The Silo Effect first formed as a "collective of musicians" in Richmond, Virginia in 2007. By blending elements of "livetronica," funk, and electric disco, the band offers a lush, layered palate with the 45 minutes of "Treehouse." The five tracks shift and mutate, becoming musical tapestries that are symphonic in composition and execution. The Silo Effect features the talents of Steve Owen (bass, vocals, and midi), Matt Hughes (guitar), Bryan "Rico" Reyes (drums), and Matthew Henry (keyboard). Bobby Hudson contributes percussion on the first two tracks, while Taylor Smith provides the engineering for the album. The album was recorded in analog at Sound of Music Studios in Richmond, Virginia, and this analog recording style contributes to a warm, organic, "living room" sound.
The title track begins with elegant, clean guitar lines and a tasteful mix of percussion and drums. The song ventures through various moods and motions, utilizing meditative, metaphysical lyrics to complement the foundations of the song. This track demonstrates the elegance of early Lotus, with a soaring jam sensibility. "Kasyapa" is another energetic romp that morphs through various dimensions and textures of sound. The end result is a satisfying, pleasing jam with lots nooks and crannies to explore. The album takes a contemplative turn with the beginning of "Surfaces," but this track also diverges and meanders with some truly wicked keyboard runs and yearning guitar. "Yam Fighter" gallops along with stratospheric guitar, then yields to Henry's fluid fingers on the keys. "Flight of the Dog" begins methodically, as layered guitar is added to a concoction of bass and drums. The song swells in intensity with feverish beats, driving rhythm, and a loping, urgent guitar.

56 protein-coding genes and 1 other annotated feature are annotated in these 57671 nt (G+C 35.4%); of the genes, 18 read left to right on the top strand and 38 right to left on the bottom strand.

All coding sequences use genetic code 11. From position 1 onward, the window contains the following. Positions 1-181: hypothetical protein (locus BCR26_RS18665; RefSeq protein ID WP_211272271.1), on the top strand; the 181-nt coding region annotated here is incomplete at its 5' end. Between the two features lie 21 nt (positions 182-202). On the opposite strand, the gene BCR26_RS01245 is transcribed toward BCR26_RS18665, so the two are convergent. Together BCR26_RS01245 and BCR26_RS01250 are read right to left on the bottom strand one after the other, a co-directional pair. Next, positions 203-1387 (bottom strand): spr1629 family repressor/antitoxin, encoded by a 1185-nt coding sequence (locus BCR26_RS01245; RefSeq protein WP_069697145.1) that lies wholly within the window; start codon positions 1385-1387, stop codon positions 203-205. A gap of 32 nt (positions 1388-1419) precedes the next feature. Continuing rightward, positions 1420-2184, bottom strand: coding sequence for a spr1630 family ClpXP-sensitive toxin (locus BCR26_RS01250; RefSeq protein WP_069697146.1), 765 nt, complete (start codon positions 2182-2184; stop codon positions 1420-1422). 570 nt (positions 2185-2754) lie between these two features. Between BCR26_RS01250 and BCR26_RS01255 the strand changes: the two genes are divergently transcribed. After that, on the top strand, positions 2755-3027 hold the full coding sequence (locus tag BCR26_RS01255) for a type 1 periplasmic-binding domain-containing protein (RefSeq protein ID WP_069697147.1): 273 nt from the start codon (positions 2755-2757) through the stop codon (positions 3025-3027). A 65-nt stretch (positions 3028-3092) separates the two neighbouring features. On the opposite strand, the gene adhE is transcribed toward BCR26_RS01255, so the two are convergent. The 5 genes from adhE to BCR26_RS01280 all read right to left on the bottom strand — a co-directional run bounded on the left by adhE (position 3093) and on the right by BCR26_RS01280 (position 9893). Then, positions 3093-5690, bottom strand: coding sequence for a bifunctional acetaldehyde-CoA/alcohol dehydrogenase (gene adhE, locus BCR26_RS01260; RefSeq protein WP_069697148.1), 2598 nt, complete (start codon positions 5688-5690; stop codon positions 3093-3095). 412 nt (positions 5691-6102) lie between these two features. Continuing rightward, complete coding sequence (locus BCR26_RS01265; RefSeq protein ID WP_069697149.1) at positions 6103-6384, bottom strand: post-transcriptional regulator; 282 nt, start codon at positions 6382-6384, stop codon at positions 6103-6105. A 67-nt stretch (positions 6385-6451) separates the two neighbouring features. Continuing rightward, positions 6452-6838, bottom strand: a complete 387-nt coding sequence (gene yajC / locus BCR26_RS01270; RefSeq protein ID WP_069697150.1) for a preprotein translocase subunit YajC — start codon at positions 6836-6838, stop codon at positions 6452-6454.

The five tracks displayed on "Treehouse" provide lots to
chew on, offering more to write about than other albums with twice as many
tracks. The album is personified by
clean, elegant guitar lines, excellent midi and loop effects, and excellent
compositions. As mentioned, these
expansive songs transition from subtle origins to confident, muscular
jams. The results
are quite addictive.
- J. Evan Wade